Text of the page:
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Understanding Offsite Construction with Brexit Looming


From 2019, the UK government will 'favour' offsite manufacturing on all publicly funded construction projects, so how is this likely to play out?


As a result of the UK budget, the Treasury pledged that the UK government will use its purchasing power to drive modern methods of construction, or MMC, across capital projects in areas such as education, transport, defence and health. Furthermore, the UK budget document revealed some interesting findings including that relevant departments in the government will be in favour of offsite construction specifically, by 2019. The government are said to be handing over £170m as part of a “sector deal” to fund innovation, research and development to boost productivity in the sector. Research carried out by McKinsey found that productivity in the construction sector was far lower than the UK average and costing the sector more than £15bn a year.


In London alone, rising population, high property prices and construction skills shortages are putting house supply under pressure. Anne Corr of Enterprise Ireland considers Ireland’s close trade ties and world-leading commitment to digital and offsite construction to hold the answer to tackling the crisis. In the UK, the government is hoping to build 300,000 homes per year and it is obvious that there is a huge need for high-quality housing in London, and indeed the greater UK area; however, like most cities and towns, the property development industry is besieged with demand but unable to cope with supply delivery. Rising population is an issue as well as the price of property, the availability of skilled workers and not forgetting, a lack of space to build such developments.

Irish experts can offer the UK solutions with their innovative and modern methods of construction.

The UK is a vital trading partner and Enterprise Ireland supports the trade of €1.29bn worth of construction products and related services to the UK. Ireland is best placed to provide the UK with the supports because we are close-by and we have the technology available. Collaboration between the UK and Ireland is something that needs to be encouraged as trade ties are mutually beneficial to both countries. Finding the solutions together will improve the long-term housing supply strategy, ultimately future proofing the industry to another level.


Offsite construction offers many benefits:

  • Producing houses in a factory setting frees up the main site thus enabling other works to be completed and therefore, accelerating the construction process.

  • Provides improved quality and limits defects.

  • Modular construction allows architects to overcome the restrictions of constricted space requirements of inner cities while generating quality and inspiring designs.

  • Offsite is a considerably more sustainable approach to construction and boasts a reduced carbon footprint. The waste impact on local environments is decreased.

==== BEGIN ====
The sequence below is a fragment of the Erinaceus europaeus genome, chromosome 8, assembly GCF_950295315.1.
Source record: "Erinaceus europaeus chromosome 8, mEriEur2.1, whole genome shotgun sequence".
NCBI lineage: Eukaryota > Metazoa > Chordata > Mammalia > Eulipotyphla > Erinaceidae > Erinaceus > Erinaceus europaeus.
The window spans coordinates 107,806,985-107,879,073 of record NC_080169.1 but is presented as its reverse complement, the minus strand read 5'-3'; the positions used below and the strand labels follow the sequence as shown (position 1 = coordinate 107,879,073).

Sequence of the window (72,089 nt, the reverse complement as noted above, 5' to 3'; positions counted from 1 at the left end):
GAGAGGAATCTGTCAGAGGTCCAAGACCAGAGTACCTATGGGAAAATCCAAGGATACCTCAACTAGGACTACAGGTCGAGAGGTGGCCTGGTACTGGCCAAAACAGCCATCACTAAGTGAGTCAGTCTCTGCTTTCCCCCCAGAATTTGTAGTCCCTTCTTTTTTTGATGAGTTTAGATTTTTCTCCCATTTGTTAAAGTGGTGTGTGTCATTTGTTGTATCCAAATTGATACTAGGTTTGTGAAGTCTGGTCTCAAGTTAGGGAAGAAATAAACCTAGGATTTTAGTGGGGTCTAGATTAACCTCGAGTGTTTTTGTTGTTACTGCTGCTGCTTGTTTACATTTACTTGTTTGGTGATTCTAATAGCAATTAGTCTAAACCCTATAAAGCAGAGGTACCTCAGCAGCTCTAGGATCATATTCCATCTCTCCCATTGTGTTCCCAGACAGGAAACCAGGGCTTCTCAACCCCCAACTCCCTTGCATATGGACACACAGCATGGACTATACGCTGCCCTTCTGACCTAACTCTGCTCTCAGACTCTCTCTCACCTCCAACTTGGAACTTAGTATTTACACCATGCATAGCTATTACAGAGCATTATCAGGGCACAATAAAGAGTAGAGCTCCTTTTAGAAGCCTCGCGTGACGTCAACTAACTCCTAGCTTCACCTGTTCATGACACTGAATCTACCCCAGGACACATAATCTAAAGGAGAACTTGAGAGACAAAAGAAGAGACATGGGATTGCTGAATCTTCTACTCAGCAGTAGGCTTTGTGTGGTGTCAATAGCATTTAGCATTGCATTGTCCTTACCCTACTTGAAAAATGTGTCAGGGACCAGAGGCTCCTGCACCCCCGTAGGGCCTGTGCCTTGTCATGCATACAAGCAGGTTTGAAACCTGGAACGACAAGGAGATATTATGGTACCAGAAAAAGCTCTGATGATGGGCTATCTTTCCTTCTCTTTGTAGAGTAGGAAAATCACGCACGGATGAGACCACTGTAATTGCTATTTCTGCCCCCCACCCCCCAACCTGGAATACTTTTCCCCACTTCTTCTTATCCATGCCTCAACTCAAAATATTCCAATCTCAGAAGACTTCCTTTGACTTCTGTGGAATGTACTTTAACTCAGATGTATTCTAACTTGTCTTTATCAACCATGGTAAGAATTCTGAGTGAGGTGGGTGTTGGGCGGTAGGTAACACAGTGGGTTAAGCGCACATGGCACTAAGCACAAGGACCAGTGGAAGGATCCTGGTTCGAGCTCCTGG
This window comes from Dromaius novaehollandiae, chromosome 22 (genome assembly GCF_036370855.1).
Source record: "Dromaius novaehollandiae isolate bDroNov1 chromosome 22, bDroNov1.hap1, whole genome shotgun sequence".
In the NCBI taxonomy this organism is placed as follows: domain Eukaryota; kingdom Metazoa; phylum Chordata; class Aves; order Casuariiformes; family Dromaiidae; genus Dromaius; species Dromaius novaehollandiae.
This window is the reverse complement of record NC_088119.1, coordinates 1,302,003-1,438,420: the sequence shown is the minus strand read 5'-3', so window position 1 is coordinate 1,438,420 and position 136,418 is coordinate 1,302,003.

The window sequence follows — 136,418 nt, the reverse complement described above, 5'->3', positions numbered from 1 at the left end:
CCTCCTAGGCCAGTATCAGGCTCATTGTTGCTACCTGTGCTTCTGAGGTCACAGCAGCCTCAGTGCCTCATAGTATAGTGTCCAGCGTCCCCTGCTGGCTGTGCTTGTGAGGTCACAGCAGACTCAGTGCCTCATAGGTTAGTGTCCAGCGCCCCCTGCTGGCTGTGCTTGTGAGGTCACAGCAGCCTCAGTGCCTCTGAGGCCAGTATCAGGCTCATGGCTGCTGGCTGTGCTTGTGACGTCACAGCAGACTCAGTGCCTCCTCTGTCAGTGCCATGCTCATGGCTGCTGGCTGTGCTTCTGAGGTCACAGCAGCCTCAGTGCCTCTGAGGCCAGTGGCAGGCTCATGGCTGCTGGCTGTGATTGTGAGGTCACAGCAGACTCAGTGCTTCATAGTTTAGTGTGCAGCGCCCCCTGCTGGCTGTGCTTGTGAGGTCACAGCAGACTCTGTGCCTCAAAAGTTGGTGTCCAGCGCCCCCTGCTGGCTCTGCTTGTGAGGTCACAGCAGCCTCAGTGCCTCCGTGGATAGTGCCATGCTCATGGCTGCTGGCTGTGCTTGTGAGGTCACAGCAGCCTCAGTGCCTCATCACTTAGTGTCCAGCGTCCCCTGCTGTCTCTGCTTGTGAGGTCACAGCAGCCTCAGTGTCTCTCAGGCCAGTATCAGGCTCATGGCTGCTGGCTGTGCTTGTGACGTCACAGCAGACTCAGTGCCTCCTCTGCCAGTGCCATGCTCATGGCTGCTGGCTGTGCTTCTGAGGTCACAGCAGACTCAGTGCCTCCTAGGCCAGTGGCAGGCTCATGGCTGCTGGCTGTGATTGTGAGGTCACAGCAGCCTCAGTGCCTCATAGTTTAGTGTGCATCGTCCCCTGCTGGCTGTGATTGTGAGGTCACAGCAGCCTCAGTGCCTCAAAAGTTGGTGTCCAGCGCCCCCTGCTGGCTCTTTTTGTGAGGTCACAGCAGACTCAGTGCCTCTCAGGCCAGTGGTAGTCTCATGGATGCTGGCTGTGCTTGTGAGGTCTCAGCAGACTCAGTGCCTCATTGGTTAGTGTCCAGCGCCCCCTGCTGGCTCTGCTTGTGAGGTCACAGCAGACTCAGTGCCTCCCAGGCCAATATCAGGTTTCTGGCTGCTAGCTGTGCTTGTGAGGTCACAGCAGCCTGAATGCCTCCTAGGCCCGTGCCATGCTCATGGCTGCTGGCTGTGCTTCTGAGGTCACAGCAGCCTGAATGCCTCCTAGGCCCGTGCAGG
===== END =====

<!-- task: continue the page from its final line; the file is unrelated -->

• Weather delays are not an issue as building in factories is weather proofed and therefore, reduces work delays and loss of money.

  • Offsite construction can offer faster delivery without compromising on safety of site staff. As construction is delivered through a controlled environment there are less chances of health or safety risks.

The impact of Brexit is causing an uneasy atmosphere in the construction industry and the implications are not yet entirely clear. However, it is vital we remain focused and adapt to the opportunities it brings to develop the construction industry. For the inexperienced, ‘offsite construction' is exactly like it sounds. It is building and constructing whole buildings in a factory setting and not on site like traditional methods. Every component is brought from the off-site location to be assembled on site to complete the construction. It is a seamless and efficient method for the provision of housing (and buildings of all other uses).


There has been a misplaced perception in the past that offsite construction does not provide the highest quality build. This is not the case, and the offsite manufacturing and construction industry has demonstrated this through the delivery of a variety of high-quality low, medium and high rise buildings. With technology advancing rapidly, offsite is the future of construction. While many in Ireland are already on board with such developments, with some of the key industry disruptors driving the offsite industry from Ireland, there is still room to improve on the people’s education on what offsite manufacturing (OSM) and offsite construction actually entails. With offsite enabling high quality homes to be produced more quickly and cheaper, surely this is something the people not only need but want.


About Evolusion Innovation: The team at Evolusion Innovation have been involved in over €2 billion worth of offsite construction projects across Ireland, the UK and Europe over the past 15 years. View our current career opportunities at www.EvolusionInnovation.com

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